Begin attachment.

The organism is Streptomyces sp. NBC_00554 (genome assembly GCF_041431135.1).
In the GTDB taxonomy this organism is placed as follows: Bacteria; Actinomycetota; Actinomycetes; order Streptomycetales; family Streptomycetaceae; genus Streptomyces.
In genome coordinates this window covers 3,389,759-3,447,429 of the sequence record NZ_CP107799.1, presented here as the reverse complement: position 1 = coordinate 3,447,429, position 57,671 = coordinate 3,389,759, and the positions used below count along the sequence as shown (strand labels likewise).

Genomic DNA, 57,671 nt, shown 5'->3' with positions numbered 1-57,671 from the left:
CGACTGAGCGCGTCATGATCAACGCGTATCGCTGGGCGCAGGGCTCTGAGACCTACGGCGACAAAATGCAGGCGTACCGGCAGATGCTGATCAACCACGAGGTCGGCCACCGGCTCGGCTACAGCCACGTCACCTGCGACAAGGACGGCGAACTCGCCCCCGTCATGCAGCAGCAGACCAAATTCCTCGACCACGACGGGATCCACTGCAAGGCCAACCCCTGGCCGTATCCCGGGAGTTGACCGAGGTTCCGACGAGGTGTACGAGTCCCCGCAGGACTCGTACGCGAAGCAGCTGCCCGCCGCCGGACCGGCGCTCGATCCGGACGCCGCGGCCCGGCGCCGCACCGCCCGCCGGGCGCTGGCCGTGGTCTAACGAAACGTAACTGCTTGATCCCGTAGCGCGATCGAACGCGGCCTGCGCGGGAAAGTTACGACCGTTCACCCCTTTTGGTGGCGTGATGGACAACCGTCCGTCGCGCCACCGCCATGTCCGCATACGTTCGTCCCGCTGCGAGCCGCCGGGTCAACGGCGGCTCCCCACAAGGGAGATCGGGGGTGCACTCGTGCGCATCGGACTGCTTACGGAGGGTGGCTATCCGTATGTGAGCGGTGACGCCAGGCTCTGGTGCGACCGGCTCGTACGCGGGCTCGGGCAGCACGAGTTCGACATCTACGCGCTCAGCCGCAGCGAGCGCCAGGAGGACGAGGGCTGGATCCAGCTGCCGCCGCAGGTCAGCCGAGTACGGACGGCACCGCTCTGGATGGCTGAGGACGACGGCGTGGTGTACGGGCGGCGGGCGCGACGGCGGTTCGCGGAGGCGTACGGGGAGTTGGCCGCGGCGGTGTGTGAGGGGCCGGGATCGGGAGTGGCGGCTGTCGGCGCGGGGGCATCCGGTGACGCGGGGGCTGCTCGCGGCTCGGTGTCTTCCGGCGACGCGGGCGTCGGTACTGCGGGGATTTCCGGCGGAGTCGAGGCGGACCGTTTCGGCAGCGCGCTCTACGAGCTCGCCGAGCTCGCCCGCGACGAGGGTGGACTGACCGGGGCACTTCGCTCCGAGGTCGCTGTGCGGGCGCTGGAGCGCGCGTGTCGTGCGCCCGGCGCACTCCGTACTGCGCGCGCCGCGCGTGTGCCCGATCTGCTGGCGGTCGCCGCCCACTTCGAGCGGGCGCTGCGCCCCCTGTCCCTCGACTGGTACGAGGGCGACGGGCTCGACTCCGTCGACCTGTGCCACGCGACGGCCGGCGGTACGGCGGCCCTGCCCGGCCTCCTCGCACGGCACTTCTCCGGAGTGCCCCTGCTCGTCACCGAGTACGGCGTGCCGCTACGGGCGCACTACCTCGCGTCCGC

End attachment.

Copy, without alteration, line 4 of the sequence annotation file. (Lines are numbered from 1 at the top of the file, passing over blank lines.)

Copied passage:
Genomic DNA, 57,671 nt, shown 5'->3' with positions numbered 1-57,671 from the left: